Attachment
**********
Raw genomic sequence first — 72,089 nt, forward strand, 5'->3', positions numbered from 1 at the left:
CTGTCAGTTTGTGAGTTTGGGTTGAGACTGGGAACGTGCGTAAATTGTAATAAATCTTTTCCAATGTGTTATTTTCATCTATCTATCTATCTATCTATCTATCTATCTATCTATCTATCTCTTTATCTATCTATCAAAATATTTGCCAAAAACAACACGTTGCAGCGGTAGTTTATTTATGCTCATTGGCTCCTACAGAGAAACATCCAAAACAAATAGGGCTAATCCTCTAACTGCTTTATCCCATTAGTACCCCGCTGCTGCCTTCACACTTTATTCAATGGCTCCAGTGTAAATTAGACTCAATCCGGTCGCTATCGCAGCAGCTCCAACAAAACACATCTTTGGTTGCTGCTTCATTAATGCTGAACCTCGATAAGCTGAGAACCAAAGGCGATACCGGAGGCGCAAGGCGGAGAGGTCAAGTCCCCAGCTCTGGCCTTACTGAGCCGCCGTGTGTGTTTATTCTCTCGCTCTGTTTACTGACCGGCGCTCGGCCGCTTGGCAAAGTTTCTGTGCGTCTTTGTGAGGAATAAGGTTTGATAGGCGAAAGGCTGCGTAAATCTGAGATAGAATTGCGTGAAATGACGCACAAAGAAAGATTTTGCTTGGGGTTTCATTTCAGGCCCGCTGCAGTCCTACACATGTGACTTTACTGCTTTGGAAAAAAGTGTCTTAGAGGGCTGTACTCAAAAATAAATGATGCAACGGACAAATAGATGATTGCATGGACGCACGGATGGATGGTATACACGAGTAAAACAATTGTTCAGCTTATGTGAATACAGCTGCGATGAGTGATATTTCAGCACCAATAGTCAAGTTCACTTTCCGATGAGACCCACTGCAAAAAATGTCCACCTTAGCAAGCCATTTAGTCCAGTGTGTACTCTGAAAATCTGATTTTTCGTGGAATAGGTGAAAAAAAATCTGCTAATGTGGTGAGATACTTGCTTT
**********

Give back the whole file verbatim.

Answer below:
Raw genomic sequence first — 72,089 nt, forward strand, 5'->3', positions numbered from 1 at the left:
CTGTCAGTTTGTGAGTTTGGGTTGAGACTGGGAACGTGCGTAAATTGTAATAAATCTTTTCCAATGTGTTATTTTCATCTATCTATCTATCTATCTATCTATCTATCTATCTATCTATCTCTTTATCTATCTATCAAAATATTTGCCAAAAACAACACGTTGCAGCGGTAGTTTATTTATGCTCATTGGCTCCTACAGAGAAACATCCAAAACAAATAGGGCTAATCCTCTAACTGCTTTATCCCATTAGTACCCCGCTGCTGCCTTCACACTTTATTCAATGGCTCCAGTGTAAATTAGACTCAATCCGGTCGCTATCGCAGCAGCTCCAACAAAACACATCTTTGGTTGCTGCTTCATTAATGCTGAACCTCGATAAGCTGAGAACCAAAGGCGATACCGGAGGCGCAAGGCGGAGAGGTCAAGTCCCCAGCTCTGGCCTTACTGAGCCGCCGTGTGTGTTTATTCTCTCGCTCTGTTTACTGACCGGCGCTCGGCCGCTTGGCAAAGTTTCTGTGCGTCTTTGTGAGGAATAAGGTTTGATAGGCGAAAGGCTGCGTAAATCTGAGATAGAATTGCGTGAAATGACGCACAAAGAAAGATTTTGCTTGGGGTTTCATTTCAGGCCCGCTGCAGTCCTACACATGTGACTTTACTGCTTTGGAAAAAAGTGTCTTAGAGGGCTGTACTCAAAAATAAATGATGCAACGGACAAATAGATGATTGCATGGACGCACGGATGGATGGTATACACGAGTAAAACAATTGTTCAGCTTATGTGAATACAGCTGCGATGAGTGATATTTCAGCACCAATAGTCAAGTTCACTTTCCGATGAGACCCACTGCAAAAAATGTCCACCTTAGCAAGCCATTTAGTCCAGTGTGTACTCTGAAAATCTGATTTTTCGTGGAATAGGTGAAAAAAAATCTGCTAATGTGGTGAGATACTTGCTTT